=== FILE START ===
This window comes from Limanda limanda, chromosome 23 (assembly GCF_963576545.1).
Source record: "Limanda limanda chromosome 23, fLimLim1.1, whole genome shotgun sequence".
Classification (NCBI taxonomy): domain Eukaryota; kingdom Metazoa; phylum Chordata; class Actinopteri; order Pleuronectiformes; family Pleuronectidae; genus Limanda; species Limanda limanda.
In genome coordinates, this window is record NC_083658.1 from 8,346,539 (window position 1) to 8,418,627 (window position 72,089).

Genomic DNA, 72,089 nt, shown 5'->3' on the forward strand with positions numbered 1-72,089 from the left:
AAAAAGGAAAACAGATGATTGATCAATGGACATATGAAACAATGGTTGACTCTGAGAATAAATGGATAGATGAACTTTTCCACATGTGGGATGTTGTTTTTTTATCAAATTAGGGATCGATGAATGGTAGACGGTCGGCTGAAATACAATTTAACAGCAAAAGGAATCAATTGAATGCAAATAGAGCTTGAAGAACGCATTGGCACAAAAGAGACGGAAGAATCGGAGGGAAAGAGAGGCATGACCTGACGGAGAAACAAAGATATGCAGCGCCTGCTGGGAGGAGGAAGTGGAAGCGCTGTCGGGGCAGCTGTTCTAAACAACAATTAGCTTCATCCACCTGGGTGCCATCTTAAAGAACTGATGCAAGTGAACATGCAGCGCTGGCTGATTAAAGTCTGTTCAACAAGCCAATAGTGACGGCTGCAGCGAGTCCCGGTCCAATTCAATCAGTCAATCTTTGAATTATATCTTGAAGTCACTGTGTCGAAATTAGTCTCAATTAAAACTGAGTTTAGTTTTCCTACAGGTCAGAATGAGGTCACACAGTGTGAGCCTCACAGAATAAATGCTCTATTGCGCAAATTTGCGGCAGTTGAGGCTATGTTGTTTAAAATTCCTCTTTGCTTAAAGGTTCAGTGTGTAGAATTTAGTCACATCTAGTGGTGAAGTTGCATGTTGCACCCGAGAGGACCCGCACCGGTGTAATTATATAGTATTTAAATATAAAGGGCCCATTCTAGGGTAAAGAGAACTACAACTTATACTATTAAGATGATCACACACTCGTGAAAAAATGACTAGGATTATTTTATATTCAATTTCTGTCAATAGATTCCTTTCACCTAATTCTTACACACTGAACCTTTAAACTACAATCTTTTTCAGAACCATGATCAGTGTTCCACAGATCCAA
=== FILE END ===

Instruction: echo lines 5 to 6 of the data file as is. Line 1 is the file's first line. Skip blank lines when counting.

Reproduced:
Genomic DNA, 72,089 nt, shown 5'->3' on the forward strand with positions numbered 1-72,089 from the left:
AAAAAGGAAAACAGATGATTGATCAATGGACATATGAAACAATGGTTGACTCTGAGAATAAATGGATAGATGAACTTTTCCACATGTGGGATGTTGTTTTTTTATCAAATTAGGGATCGATGAATGGTAGACGGTCGGCTGAAATACAATTTAACAGCAAAAGGAATCAATTGAATGCAAATAGAGCTTGAAGAACGCATTGGCACAAAAGAGACGGAAGAATCGGAGGGAAAGAGAGGCATGACCTGACGGAGAAACAAAGATATGCAGCGCCTGCTGGGAGGAGGAAGTGGAAGCGCTGTCGGGGCAGCTGTTCTAAACAACAATTAGCTTCATCCACCTGGGTGCCATCTTAAAGAACTGATGCAAGTGAACATGCAGCGCTGGCTGATTAAAGTCTGTTCAACAAGCCAATAGTGACGGCTGCAGCGAGTCCCGGTCCAATTCAATCAGTCAATCTTTGAATTATATCTTGAAGTCACTGTGTCGAAATTAGTCTCAATTAAAACTGAGTTTAGTTTTCCTACAGGTCAGAATGAGGTCACACAGTGTGAGCCTCACAGAATAAATGCTCTATTGCGCAAATTTGCGGCAGTTGAGGCTATGTTGTTTAAAATTCCTCTTTGCTTAAAGGTTCAGTGTGTAGAATTTAGTCACATCTAGTGGTGAAGTTGCATGTTGCACCCGAGAGGACCCGCACCGGTGTAATTATATAGTATTTAAATATAAAGGGCCCATTCTAGGGTAAAGAGAACTACAACTTATACTATTAAGATGATCACACACTCGTGAAAAAATGACTAGGATTATTTTATATTCAATTTCTGTCAATAGATTCCTTTCACCTAATTCTTACACACTGAACCTTTAAACTACAATCTTTTTCAGAACCATGATCAGTGTTCCACAGATCCAA